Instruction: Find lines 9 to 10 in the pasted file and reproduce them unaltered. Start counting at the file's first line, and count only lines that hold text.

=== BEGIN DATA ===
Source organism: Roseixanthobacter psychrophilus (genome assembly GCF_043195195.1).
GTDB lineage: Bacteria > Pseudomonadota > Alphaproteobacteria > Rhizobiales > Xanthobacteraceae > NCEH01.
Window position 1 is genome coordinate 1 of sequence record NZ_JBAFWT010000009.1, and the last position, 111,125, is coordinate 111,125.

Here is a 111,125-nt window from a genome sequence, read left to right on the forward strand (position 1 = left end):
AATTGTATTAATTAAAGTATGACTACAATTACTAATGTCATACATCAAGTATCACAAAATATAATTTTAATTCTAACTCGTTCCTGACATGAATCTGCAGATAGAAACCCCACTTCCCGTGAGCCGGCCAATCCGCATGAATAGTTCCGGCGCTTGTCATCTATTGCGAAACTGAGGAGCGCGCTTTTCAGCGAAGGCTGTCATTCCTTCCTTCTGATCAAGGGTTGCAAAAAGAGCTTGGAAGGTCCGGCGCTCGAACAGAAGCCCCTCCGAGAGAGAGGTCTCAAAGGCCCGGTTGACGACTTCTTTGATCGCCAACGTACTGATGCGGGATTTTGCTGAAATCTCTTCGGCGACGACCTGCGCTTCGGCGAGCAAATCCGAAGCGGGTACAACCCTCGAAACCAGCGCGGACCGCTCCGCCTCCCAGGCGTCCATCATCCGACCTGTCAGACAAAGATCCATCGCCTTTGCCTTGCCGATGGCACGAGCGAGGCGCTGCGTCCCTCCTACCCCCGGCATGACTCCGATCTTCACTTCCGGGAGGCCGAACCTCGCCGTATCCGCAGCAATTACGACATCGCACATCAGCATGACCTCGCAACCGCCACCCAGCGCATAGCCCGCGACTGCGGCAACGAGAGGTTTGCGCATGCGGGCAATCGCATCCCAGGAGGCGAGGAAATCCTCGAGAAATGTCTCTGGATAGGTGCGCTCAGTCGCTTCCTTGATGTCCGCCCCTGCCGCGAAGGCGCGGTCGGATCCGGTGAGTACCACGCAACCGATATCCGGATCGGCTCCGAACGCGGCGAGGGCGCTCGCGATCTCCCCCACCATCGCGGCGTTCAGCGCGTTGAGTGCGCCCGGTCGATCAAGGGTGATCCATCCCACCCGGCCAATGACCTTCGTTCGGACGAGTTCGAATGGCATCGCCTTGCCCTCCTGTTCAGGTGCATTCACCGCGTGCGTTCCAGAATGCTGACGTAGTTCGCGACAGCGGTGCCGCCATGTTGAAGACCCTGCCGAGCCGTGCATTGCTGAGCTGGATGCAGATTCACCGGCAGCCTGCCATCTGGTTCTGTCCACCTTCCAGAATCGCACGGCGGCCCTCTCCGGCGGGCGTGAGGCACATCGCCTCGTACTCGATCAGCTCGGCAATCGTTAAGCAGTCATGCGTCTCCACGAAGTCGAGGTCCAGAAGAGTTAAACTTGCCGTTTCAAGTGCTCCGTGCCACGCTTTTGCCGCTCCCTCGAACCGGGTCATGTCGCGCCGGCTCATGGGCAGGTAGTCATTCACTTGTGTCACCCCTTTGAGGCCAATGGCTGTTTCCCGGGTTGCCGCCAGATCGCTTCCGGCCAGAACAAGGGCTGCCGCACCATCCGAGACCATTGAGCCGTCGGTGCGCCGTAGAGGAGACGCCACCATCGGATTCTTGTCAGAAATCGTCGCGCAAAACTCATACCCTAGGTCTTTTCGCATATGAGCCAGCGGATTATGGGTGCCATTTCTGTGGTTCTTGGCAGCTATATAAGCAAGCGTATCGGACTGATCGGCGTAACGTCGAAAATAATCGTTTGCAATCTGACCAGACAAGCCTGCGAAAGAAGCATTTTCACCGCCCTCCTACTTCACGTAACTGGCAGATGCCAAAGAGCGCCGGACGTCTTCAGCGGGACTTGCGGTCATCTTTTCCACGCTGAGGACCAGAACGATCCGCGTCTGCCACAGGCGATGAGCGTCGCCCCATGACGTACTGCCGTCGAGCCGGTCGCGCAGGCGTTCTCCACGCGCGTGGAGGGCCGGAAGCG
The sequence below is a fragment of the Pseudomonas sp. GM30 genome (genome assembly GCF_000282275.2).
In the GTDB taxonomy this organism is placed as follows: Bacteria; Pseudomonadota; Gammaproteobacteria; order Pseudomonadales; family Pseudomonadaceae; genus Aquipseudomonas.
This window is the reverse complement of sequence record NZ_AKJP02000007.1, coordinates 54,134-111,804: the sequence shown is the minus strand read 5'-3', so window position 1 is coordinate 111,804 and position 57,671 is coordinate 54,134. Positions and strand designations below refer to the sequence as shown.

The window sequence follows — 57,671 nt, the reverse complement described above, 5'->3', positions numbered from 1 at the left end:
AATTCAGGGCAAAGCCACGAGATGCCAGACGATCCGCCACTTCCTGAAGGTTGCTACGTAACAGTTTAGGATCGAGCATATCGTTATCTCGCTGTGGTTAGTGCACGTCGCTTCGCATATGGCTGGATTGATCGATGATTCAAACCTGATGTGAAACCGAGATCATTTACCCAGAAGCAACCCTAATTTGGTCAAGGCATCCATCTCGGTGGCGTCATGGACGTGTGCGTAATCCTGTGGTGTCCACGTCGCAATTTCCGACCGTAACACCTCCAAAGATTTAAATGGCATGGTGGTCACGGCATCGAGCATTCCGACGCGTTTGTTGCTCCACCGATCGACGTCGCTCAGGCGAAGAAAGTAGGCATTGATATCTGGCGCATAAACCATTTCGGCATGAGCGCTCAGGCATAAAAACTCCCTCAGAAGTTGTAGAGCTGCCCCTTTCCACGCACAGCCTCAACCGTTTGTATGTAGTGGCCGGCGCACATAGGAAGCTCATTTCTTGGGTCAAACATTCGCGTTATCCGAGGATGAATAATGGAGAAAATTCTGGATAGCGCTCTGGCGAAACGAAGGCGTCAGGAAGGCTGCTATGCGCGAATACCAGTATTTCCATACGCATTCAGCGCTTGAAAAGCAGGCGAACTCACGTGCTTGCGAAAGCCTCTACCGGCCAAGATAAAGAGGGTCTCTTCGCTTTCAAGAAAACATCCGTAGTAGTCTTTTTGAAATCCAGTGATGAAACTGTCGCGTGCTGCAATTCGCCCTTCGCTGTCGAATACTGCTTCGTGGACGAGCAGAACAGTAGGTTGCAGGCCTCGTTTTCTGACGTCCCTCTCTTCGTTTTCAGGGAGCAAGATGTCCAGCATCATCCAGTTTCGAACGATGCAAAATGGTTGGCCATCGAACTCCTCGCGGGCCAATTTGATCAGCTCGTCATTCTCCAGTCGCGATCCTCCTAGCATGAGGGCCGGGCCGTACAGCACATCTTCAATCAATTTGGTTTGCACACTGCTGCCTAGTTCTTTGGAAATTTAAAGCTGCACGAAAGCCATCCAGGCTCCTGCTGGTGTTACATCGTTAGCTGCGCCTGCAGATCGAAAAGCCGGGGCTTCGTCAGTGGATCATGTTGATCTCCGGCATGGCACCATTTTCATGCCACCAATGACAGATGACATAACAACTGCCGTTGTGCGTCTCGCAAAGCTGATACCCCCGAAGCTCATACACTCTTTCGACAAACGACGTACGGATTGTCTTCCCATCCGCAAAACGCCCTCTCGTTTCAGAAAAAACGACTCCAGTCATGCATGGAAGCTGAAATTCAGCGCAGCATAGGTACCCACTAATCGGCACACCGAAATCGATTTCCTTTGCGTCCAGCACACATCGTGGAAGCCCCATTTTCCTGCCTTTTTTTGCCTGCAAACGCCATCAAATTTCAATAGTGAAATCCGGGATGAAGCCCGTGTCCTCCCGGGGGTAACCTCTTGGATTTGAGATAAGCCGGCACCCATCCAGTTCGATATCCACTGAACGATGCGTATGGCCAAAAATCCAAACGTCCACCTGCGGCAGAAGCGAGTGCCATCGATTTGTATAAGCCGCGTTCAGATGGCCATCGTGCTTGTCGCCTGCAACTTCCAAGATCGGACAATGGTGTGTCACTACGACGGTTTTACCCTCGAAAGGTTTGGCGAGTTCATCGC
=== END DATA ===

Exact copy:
The window sequence follows — 57,671 nt, the reverse complement described above, 5'->3', positions numbered from 1 at the left end:
AATTCAGGGCAAAGCCACGAGATGCCAGACGATCCGCCACTTCCTGAAGGTTGCTACGTAACAGTTTAGGATCGAGCATATCGTTATCTCGCTGTGGTTAGTGCACGTCGCTTCGCATATGGCTGGATTGATCGATGATTCAAACCTGATGTGAAACCGAGATCATTTACCCAGAAGCAACCCTAATTTGGTCAAGGCATCCATCTCGGTGGCGTCATGGACGTGTGCGTAATCCTGTGGTGTCCACGTCGCAATTTCCGACCGTAACACCTCCAAAGATTTAAATGGCATGGTGGTCACGGCATCGAGCATTCCGACGCGTTTGTTGCTCCACCGATCGACGTCGCTCAGGCGAAGAAAGTAGGCATTGATATCTGGCGCATAAACCATTTCGGCATGAGCGCTCAGGCATAAAAACTCCCTCAGAAGTTGTAGAGCTGCCCCTTTCCACGCACAGCCTCAACCGTTTGTATGTAGTGGCCGGCGCACATAGGAAGCTCATTTCTTGGGTCAAACATTCGCGTTATCCGAGGATGAATAATGGAGAAAATTCTGGATAGCGCTCTGGCGAAACGAAGGCGTCAGGAAGGCTGCTATGCGCGAATACCAGTATTTCCATACGCATTCAGCGCTTGAAAAGCAGGCGAACTCACGTGCTTGCGAAAGCCTCTACCGGCCAAGATAAAGAGGGTCTCTTCGCTTTCAAGAAAACATCCGTAGTAGTCTTTTTGAAATCCAGTGATGAAACTGTCGCGTGCTGCAATTCGCCCTTCGCTGTCGAATACTGCTTCGTGGACGAGCAGAACAGTAGGTTGCAGGCCTCGTTTTCTGACGTCCCTCTCTTCGTTTTCAGGGAGCAAGATGTCCAGCATCATCCAGTTTCGAACGATGCAAAATGGTTGGCCATCGAACTCCTCGCGGGCCAATTTGATCAGCTCGTCATTCTCCAGTCGCGATCCTCCTAGCATGAGGGCCGGGCCGTACAGCACATCTTCAATCAATTTGGTTTGCACACTGCTGCCTAGTTCTTTGGAAATTTAAAGCTGCACGAAAGCCATCCAGGCTCCTGCTGGTGTTACATCGTTAGCTGCGCCTGCAGATCGAAAAGCCGGGGCTTCGTCAGTGGATCATGTTGATCTCCGGCATGGCACCATTTTCATGCCACCAATGACAGATGACATAACAACTGCCGTTGTGCGTCTCGCAAAGCTGATACCCCCGAAGCTCATACACTCTTTCGACAAACGACGTACGGATTGTCTTCCCATCCGCAAAACGCCCTCTCGTTTCAGAAAAAACGACTCCAGTCATGCATGGAAGCTGAAATTCAGCGCAGCATAGGTACCCACTAATCGGCACACCGAAATCGATTTCCTTTGCGTCCAGCACACATCGTGGAAGCCCCATTTTCCTGCCTTTTTTTGCCTGCAAACGCCATCAAATTTCAATAGTGAAATCCGGGATGAAGCCCGTGTCCTCCCGGGGGTAACCTCTTGGATTTGAGATAAGCCGGCACCCATCCAGTTCGATATCCACTGAACGATGCGTATGGCCAAAAATCCAAACGTCCACCTGCGGCAGAAGCGAGTGCCATCGATTTGTATAAGCCGCGTTCAGATGGCCATCGTGCTTGTCGCCTGCAACTTCCAAGATCGGACAATGGTGTGTCACTACGACGGTTTTACCCTCGAAAGGTTTGGCGAGTTCATCGC